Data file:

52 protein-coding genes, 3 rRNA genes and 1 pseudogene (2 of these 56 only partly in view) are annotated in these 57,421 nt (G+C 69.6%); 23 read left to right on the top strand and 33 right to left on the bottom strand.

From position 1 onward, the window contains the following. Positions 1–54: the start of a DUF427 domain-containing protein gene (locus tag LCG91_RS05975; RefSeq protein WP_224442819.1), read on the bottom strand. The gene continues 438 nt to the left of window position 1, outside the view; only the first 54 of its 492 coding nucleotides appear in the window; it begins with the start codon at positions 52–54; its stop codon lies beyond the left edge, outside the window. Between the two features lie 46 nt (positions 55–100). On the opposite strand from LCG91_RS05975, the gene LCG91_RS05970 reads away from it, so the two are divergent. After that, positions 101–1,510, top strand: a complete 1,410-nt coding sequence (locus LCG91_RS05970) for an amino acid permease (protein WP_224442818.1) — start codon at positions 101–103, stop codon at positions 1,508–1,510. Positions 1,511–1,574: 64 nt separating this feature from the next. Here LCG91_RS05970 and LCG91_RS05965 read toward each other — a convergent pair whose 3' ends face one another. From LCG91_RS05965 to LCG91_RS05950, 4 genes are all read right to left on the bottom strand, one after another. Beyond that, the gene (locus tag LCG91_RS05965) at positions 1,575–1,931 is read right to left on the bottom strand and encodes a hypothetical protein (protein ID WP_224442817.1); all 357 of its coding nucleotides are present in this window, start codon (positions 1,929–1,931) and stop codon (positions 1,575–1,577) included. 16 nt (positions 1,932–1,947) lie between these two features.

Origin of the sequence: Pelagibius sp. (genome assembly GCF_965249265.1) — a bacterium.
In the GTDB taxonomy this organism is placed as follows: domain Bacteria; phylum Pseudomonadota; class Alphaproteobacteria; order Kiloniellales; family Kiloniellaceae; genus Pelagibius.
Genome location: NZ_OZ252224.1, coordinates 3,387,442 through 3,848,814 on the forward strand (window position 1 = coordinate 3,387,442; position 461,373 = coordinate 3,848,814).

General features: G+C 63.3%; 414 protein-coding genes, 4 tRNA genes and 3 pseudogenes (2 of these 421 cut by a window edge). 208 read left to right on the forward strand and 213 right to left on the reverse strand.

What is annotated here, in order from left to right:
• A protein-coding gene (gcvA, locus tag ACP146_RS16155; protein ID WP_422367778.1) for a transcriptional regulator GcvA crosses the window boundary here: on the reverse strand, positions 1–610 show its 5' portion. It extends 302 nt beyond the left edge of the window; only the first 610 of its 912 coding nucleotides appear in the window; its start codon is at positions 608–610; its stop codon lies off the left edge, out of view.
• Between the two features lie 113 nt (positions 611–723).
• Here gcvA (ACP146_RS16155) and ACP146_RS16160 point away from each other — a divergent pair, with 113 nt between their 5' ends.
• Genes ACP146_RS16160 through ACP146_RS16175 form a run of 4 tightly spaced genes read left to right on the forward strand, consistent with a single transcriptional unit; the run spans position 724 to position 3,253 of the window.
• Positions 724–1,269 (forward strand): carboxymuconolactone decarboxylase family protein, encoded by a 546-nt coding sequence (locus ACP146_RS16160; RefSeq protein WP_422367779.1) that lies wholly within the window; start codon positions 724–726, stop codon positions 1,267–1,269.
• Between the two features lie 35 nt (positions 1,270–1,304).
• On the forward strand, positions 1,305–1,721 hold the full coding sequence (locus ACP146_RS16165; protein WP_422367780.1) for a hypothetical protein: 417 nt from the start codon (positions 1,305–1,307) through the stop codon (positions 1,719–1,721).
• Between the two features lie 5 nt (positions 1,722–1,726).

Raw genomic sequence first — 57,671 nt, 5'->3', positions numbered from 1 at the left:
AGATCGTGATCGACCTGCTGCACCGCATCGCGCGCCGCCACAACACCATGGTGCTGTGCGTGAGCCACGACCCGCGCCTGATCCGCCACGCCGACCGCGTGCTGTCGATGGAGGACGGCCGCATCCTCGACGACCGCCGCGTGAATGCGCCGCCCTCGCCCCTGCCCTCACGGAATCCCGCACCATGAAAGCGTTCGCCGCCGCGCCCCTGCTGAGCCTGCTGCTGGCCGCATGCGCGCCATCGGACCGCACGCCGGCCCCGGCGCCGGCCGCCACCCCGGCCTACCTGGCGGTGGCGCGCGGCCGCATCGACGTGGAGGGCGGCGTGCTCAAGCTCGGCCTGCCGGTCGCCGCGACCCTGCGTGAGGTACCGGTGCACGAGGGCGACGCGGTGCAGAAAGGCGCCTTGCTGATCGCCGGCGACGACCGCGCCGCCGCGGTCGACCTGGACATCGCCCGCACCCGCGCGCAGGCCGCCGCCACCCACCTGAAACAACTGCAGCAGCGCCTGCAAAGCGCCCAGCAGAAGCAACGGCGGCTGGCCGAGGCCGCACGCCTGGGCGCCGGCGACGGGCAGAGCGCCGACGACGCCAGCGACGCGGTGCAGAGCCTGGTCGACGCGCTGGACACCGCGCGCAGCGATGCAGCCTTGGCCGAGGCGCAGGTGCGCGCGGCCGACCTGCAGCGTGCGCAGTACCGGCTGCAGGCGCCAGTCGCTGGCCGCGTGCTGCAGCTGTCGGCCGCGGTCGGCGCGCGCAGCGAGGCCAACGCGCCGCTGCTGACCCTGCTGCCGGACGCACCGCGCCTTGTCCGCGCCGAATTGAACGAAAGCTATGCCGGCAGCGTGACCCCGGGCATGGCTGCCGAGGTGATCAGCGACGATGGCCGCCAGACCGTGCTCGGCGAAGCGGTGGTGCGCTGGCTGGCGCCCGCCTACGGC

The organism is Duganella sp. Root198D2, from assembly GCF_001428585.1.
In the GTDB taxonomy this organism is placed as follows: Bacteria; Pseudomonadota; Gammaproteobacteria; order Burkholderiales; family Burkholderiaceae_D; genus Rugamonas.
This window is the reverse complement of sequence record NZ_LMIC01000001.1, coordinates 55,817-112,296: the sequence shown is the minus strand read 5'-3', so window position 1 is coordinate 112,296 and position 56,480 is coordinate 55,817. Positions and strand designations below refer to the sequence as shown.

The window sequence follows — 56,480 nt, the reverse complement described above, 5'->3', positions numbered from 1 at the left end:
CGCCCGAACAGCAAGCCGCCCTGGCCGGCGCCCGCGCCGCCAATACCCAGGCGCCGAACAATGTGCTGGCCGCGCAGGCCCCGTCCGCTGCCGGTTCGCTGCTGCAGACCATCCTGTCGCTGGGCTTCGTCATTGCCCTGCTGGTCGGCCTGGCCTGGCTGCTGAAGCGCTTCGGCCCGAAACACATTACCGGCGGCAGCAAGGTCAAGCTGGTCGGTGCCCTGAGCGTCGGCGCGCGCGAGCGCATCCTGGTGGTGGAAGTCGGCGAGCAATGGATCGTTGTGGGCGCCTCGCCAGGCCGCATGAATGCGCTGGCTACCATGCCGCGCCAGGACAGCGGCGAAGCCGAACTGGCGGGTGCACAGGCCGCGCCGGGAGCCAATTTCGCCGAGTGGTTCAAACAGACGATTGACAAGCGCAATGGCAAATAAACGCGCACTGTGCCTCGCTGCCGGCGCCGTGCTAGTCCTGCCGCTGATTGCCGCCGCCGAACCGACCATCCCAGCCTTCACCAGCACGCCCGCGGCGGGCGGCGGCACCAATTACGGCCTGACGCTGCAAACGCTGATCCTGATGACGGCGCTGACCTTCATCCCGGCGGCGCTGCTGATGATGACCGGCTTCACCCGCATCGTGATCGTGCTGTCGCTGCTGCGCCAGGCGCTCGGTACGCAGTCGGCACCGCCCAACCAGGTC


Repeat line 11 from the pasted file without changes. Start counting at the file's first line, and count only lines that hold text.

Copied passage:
• Genes ACP146_RS16160 through ACP146_RS16175 form a run of 4 tightly spaced genes read left to right on the forward strand, consistent with a single transcriptional unit; the run spans position 724 to position 3,253 of the window.